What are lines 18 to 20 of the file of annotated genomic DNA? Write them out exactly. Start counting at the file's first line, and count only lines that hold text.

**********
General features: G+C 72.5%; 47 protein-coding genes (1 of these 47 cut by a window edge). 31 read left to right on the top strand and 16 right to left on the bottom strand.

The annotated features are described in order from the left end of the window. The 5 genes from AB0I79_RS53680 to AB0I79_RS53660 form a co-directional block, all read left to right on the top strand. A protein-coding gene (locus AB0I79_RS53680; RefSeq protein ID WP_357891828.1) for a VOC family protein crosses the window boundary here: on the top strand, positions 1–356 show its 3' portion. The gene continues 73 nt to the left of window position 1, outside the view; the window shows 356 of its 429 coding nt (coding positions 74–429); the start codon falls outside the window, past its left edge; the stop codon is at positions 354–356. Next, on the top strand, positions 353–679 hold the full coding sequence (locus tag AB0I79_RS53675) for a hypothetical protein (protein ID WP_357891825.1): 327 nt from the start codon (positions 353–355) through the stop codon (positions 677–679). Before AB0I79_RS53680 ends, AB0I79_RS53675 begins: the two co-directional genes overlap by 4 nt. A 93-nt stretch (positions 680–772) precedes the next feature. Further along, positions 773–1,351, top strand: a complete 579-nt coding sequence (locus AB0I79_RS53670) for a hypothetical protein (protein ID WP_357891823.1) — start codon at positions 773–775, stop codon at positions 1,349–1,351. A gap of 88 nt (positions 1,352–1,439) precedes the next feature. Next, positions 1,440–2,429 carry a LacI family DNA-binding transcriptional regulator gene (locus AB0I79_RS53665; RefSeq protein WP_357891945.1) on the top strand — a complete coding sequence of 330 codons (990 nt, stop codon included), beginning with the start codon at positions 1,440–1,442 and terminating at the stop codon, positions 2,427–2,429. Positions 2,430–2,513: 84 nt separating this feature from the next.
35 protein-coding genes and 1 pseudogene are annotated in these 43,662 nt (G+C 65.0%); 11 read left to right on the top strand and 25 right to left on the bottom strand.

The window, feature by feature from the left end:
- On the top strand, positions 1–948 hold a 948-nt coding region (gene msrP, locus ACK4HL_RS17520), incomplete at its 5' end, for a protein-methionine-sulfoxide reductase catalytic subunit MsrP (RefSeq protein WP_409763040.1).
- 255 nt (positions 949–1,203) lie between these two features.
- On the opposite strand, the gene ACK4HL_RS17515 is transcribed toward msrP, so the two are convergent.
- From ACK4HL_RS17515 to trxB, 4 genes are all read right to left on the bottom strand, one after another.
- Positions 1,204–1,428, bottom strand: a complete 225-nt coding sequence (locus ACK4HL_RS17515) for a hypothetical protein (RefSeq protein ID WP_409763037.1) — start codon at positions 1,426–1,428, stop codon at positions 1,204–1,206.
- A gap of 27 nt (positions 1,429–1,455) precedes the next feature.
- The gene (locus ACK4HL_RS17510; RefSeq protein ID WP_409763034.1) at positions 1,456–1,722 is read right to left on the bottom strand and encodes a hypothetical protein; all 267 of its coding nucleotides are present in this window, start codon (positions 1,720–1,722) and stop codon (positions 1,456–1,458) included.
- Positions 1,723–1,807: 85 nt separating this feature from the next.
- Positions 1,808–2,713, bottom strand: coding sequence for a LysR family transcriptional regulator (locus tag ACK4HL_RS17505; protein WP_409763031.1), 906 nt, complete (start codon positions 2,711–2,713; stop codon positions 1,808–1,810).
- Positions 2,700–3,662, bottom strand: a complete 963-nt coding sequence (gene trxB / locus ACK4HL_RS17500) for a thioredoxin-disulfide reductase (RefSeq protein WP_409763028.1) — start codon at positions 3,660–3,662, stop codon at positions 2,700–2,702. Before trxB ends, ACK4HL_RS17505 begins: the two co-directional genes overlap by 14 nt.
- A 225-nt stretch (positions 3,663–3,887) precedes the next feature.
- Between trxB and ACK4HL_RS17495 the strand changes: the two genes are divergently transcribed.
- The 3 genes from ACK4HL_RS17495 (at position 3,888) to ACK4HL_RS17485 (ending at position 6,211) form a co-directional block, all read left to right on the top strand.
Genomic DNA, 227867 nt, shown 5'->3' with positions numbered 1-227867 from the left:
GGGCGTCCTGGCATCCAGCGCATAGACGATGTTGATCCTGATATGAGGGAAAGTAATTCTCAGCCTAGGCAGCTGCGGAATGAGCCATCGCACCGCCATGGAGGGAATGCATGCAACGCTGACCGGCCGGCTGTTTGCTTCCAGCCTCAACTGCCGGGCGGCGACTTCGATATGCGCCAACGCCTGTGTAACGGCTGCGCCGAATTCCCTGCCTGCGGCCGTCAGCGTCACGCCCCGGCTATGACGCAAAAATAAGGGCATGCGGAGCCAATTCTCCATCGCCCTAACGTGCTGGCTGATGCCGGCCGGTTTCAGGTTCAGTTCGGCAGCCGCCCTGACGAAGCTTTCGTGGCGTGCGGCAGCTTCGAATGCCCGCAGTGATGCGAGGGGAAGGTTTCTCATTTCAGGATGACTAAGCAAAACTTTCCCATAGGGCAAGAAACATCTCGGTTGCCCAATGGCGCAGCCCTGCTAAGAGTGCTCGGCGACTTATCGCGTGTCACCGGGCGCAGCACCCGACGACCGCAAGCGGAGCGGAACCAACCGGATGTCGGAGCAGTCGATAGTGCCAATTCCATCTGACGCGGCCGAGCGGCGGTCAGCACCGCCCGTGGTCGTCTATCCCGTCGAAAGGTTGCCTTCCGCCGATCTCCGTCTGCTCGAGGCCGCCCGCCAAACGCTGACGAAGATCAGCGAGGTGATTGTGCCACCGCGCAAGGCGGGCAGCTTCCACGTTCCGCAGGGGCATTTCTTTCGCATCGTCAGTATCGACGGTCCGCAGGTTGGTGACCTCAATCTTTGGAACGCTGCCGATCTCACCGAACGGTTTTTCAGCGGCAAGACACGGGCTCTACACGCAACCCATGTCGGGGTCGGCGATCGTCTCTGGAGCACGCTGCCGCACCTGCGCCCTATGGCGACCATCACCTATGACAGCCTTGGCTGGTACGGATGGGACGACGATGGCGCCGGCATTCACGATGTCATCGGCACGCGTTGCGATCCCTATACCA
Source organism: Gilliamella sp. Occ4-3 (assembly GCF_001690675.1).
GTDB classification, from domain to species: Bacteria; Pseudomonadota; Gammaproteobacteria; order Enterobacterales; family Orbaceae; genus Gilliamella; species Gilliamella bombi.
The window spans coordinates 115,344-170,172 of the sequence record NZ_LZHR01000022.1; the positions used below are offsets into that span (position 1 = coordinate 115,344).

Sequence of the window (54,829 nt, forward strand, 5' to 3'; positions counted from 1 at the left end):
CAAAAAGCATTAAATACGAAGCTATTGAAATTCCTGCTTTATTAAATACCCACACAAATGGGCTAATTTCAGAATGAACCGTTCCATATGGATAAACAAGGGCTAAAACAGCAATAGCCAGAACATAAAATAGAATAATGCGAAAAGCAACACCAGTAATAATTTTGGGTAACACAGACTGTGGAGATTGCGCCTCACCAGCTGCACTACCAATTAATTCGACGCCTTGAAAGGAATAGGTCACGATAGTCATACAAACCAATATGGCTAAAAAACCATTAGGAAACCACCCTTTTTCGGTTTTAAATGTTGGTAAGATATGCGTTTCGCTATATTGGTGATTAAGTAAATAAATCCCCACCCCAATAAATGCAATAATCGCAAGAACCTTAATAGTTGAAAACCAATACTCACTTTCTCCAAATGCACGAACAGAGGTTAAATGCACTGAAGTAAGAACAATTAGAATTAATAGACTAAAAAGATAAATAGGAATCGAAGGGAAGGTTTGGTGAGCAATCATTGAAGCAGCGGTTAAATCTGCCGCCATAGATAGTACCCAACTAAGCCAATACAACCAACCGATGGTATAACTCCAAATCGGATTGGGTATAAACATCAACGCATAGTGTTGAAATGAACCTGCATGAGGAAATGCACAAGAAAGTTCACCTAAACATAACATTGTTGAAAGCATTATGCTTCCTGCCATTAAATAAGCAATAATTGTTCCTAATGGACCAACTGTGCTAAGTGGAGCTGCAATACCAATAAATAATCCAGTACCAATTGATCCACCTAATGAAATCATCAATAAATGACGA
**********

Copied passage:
Genomic DNA, 227867 nt, shown 5'->3' with positions numbered 1-227867 from the left:
GGGCGTCCTGGCATCCAGCGCATAGACGATGTTGATCCTGATATGAGGGAAAGTAATTCTCAGCCTAGGCAGCTGCGGAATGAGCCATCGCACCGCCATGGAGGGAATGCATGCAACGCTGACCGGCCGGCTGTTTGCTTCCAGCCTCAACTGCCGGGCGGCGACTTCGATATGCGCCAACGCCTGTGTAACGGCTGCGCCGAATTCCCTGCCTGCGGCCGTCAGCGTCACGCCCCGGCTATGACGCAAAAATAAGGGCATGCGGAGCCAATTCTCCATCGCCCTAACGTGCTGGCTGATGCCGGCCGGTTTCAGGTTCAGTTCGGCAGCCGCCCTGACGAAGCTTTCGTGGCGTGCGGCAGCTTCGAATGCCCGCAGTGATGCGAGGGGAAGGTTTCTCATTTCAGGATGACTAAGCAAAACTTTCCCATAGGGCAAGAAACATCTCGGTTGCCCAATGGCGCAGCCCTGCTAAGAGTGCTCGGCGACTTATCGCGTGTCACCGGGCGCAGCACCCGACGACCGCAAGCGGAGCGGAACCAACCGGATGTCGGAGCAGTCGATAGTGCCAATTCCATCTGACGCGGCCGAGCGGCGGTCAGCACCGCCCGTGGTCGTCTATCCCGTCGAAAGGTTGCCTTCCGCCGATCTCCGTCTGCTCGAGGCCGCCCGCCAAACGCTGACGAAGATCAGCGAGGTGATTGTGCCACCGCGCAAGGCGGGCAGCTTCCACGTTCCGCAGGGGCATTTCTTTCGCATCGTCAGTATCGACGGTCCGCAGGTTGGTGACCTCAATCTTTGGAACGCTGCCGATCTCACCGAACGGTTTTTCAGCGGCAAGACACGGGCTCTACACGCAACCCATGTCGGGGTCGGCGATCGTCTCTGGAGCACGCTGCCGCACCTGCGCCCTATGGCGACCATCACCTATGACAGCCTTGGCTGGTACGGATGGGACGACGATGGCGCCGGCATTCACGATGTCATCGGCACGCGTTGCGATCCCTATACCA
Source organism: Gilliamella sp. Occ4-3 (assembly GCF_001690675.1).